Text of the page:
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Wednesday, 24 April 2024 - 4.30pm
Location: 
Faculty of Education, Donald McIntyre Building, Room GS4

Speaker: David McIlroy (Gonville & Caius 1990)

“Make-believe” is not just for children. Law, money, and banking are all social practices which are partially constituted by beliefs. Many fairy-tales socialise children by teaching the superiority of civilisation over chaos (Red Riding Hood), by warning of the importance of keeping promises (the Lambton Worm), and by insisting on the need to follow the commands of those in authority (Peter Rabbit). They foster the virtues of law-abiding citizens, without which the make-believe of law cannot be sustained. Some fairy-tales, however, teach that there are circumstances in which civilisation is a cruel joke (The Emperor’s New Clothes), that promises given under duress are not binding (Rumpelstiltskin), and that laws ought not to be obeyed if they are unjust (Bluebeard).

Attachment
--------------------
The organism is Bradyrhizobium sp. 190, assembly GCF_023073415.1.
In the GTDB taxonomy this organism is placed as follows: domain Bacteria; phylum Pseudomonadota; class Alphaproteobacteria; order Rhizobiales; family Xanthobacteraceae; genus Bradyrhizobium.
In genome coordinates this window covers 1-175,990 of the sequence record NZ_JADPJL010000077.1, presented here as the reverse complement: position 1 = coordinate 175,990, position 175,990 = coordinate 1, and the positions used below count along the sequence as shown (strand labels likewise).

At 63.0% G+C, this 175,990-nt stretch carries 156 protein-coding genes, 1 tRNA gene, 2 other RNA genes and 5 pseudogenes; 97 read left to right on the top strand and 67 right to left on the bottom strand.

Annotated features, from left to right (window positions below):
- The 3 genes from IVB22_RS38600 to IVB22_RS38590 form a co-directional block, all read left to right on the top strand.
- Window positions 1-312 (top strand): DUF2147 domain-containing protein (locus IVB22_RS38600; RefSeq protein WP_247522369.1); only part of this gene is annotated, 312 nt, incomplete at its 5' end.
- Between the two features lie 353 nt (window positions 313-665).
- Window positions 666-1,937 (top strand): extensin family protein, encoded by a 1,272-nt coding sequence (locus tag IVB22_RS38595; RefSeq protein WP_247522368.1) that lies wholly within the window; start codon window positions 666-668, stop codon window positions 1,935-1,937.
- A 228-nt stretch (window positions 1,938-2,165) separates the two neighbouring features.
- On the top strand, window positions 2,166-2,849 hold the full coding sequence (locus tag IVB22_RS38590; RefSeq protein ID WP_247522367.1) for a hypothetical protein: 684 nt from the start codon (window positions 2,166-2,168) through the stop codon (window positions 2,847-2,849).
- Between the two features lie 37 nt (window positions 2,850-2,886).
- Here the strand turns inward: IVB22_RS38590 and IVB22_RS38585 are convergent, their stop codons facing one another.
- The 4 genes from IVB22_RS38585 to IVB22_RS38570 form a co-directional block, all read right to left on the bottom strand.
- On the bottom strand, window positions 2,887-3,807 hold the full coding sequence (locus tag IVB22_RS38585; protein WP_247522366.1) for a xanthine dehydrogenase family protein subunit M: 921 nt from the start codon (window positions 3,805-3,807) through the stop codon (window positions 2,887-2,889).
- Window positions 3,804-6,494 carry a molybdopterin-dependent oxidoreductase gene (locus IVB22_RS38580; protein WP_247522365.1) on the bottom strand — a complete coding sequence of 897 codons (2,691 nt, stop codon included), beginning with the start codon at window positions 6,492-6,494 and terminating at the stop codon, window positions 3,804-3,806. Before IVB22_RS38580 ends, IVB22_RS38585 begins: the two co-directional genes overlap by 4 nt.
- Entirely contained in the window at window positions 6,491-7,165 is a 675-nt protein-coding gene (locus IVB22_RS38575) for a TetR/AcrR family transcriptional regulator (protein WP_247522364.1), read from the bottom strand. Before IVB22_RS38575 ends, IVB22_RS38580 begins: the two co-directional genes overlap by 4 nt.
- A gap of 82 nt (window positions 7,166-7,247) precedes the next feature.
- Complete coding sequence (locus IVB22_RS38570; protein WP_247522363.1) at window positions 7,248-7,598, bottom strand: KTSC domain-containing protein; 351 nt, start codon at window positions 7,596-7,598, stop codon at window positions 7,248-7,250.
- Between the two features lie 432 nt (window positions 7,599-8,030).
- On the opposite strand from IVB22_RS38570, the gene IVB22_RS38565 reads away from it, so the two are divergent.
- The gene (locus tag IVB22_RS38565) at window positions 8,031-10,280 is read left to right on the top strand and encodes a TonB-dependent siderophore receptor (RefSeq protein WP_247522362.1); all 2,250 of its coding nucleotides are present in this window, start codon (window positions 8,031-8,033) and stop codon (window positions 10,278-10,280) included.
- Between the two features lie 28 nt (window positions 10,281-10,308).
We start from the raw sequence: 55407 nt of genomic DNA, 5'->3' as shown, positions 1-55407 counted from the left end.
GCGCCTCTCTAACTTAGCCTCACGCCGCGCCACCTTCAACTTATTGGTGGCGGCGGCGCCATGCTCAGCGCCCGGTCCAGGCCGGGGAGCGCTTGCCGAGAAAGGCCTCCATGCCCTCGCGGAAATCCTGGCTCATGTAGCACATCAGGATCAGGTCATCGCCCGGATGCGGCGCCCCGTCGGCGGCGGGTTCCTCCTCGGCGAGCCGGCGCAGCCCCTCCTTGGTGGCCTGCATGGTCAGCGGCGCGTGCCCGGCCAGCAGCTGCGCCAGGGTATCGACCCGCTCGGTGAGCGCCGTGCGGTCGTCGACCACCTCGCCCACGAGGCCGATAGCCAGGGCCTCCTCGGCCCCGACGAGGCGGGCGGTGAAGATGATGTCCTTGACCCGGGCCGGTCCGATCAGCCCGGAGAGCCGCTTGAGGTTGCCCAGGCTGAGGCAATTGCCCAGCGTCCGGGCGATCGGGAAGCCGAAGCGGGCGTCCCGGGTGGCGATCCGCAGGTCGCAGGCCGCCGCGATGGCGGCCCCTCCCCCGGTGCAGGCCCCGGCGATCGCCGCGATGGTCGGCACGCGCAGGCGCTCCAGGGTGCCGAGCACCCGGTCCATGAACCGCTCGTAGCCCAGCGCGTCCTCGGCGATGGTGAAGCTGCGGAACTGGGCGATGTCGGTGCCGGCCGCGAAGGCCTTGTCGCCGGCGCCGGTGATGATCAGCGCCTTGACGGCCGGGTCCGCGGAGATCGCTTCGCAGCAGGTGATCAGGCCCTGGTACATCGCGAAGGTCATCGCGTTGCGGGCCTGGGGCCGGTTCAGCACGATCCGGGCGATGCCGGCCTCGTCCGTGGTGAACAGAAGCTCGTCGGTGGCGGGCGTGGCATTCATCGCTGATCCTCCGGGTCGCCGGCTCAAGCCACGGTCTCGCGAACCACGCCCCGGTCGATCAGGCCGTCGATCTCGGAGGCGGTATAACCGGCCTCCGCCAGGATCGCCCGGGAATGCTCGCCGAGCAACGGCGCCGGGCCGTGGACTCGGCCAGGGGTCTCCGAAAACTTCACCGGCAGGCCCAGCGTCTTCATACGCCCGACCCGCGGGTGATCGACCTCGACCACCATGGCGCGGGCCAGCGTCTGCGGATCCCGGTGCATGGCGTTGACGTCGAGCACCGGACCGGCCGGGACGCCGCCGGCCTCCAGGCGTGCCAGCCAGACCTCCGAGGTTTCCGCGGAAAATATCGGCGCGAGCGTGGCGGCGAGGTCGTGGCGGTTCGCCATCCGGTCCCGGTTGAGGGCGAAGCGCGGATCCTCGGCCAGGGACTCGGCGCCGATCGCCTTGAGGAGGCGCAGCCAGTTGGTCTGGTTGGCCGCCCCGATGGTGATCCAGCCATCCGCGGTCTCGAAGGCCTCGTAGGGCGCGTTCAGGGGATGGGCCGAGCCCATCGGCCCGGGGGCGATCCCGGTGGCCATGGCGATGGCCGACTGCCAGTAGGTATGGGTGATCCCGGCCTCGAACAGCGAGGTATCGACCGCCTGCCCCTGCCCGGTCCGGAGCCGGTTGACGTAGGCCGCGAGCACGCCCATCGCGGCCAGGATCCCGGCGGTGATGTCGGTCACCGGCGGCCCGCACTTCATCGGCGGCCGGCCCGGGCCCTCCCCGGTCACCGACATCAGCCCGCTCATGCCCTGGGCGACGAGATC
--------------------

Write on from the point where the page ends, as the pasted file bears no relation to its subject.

David McIlroy is a practising barrister and Head of Chambers at Forum Chambers. He also Global Distinguished Professor of Law at the University of Notre Dame and Visiting Professor at the Central for Commercial Law Studies, Queen Mary University of London. His recent lectures include “Wrestling with the gods in Discworld” and “Mere Legality: C.S. Lewis on Objective Morality, Natural Law, and the Rule of Law”.

For information, contact Karen Coats (ksc38@cam.ac.uk)

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